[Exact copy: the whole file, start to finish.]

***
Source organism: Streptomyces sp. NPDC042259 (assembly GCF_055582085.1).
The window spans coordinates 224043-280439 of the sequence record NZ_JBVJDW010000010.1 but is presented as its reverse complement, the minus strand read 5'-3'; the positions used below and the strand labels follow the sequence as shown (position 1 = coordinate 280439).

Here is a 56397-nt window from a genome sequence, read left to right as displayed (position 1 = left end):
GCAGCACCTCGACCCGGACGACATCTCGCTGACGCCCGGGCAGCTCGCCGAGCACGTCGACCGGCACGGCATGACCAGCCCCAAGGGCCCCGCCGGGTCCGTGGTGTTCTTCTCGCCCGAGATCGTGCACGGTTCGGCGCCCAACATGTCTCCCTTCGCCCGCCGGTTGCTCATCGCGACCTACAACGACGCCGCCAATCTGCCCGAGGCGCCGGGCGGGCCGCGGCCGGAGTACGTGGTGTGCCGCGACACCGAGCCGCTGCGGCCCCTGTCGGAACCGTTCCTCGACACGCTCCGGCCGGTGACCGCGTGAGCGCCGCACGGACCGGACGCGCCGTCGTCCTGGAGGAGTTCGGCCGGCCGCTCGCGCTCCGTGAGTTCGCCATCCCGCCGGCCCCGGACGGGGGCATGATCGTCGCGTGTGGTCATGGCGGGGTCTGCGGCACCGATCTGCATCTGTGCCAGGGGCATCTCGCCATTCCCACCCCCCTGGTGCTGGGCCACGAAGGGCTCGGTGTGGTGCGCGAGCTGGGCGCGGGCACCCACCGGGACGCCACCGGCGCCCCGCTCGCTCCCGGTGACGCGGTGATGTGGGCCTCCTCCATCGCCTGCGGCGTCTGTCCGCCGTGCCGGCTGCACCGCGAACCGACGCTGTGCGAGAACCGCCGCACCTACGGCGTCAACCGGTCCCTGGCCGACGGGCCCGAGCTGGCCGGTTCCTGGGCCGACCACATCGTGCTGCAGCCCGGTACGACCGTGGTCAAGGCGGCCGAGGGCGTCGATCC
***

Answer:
Source organism: Streptomyces sp. NPDC042259 (assembly GCF_055582085.1).
The window spans coordinates 224043-280439 of the sequence record NZ_JBVJDW010000010.1 but is presented as its reverse complement, the minus strand read 5'-3'; the positions used below and the strand labels follow the sequence as shown (position 1 = coordinate 280439).

Here is a 56397-nt window from a genome sequence, read left to right as displayed (position 1 = left end):
GCAGCACCTCGACCCGGACGACATCTCGCTGACGCCCGGGCAGCTCGCCGAGCACGTCGACCGGCACGGCATGACCAGCCCCAAGGGCCCCGCCGGGTCCGTGGTGTTCTTCTCGCCCGAGATCGTGCACGGTTCGGCGCCCAACATGTCTCCCTTCGCCCGCCGGTTGCTCATCGCGACCTACAACGACGCCGCCAATCTGCCCGAGGCGCCGGGCGGGCCGCGGCCGGAGTACGTGGTGTGCCGCGACACCGAGCCGCTGCGGCCCCTGTCGGAACCGTTCCTCGACACGCTCCGGCCGGTGACCGCGTGAGCGCCGCACGGACCGGACGCGCCGTCGTCCTGGAGGAGTTCGGCCGGCCGCTCGCGCTCCGTGAGTTCGCCATCCCGCCGGCCCCGGACGGGGGCATGATCGTCGCGTGTGGTCATGGCGGGGTCTGCGGCACCGATCTGCATCTGTGCCAGGGGCATCTCGCCATTCCCACCCCCCTGGTGCTGGGCCACGAAGGGCTCGGTGTGGTGCGCGAGCTGGGCGCGGGCACCCACCGGGACGCCACCGGCGCCCCGCTCGCTCCCGGTGACGCGGTGATGTGGGCCTCCTCCATCGCCTGCGGCGTCTGTCCGCCGTGCCGGCTGCACCGCGAACCGACGCTGTGCGAGAACCGCCGCACCTACGGCGTCAACCGGTCCCTGGCCGACGGGCCCGAGCTGGCCGGTTCCTGGGCCGACCACATCGTGCTGCAGCCCGGTACGACCGTGGTCAAGGCGGCCGAGGGCGTCGATCC